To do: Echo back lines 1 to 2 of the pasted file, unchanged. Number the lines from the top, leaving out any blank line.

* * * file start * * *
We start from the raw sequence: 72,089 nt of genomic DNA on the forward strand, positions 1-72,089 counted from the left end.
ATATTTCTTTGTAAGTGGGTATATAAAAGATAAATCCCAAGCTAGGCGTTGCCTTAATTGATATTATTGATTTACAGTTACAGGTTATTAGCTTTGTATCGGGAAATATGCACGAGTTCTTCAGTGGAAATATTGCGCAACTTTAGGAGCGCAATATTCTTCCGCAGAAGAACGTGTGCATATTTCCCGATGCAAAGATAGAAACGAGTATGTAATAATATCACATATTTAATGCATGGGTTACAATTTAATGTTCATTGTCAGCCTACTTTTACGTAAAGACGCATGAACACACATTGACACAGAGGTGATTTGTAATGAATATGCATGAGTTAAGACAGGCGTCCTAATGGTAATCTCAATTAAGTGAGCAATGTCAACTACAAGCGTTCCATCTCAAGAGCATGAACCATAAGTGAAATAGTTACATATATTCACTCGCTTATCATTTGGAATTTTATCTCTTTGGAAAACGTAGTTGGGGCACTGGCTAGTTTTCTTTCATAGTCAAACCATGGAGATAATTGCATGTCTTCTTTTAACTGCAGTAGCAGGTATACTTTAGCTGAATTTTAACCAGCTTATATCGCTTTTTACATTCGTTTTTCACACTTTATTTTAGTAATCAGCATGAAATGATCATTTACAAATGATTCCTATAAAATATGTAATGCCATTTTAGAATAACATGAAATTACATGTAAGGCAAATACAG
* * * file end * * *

We start from the raw sequence: 72,089 nt of genomic DNA on the forward strand, positions 1-72,089 counted from the left end.
ATATTTCTTTGTAAGTGGGTATATAAAAGATAAATCCCAAGCTAGGCGTTGCCTTAATTGATATTATTGATTTACAGTTACAGGTTATTAGCTTTGTATCGGGAAATATGCACGAGTTCTTCAGTGGAAATATTGCGCAACTTTAGGAGCGCAATATTCTTCCGCAGAAGAACGTGTGCATATTTCCCGATGCAAAGATAGAAACGAGTATGTAATAATATCACATATTTAATGCATGGGTTACAATTTAATGTTCATTGTCAGCCTACTTTTACGTAAAGACGCATGAACACACATTGACACAGAGGTGATTTGTAATGAATATGCATGAGTTAAGACAGGCGTCCTAATGGTAATCTCAATTAAGTGAGCAATGTCAACTACAAGCGTTCCATCTCAAGAGCATGAACCATAAGTGAAATAGTTACATATATTCACTCGCTTATCATTTGGAATTTTATCTCTTTGGAAAACGTAGTTGGGGCACTGGCTAGTTTTCTTTCATAGTCAAACCATGGAGATAATTGCATGTCTTCTTTTAACTGCAGTAGCAGGTATACTTTAGCTGAATTTTAACCAGCTTATATCGCTTTTTACATTCGTTTTTCACACTTTATTTTAGTAATCAGCATGAAATGATCATTTACAAATGATTCCTATAAAATATGTAATGCCATTTTAGAATAACATGAAATTACATGTAAGGCAAATACAG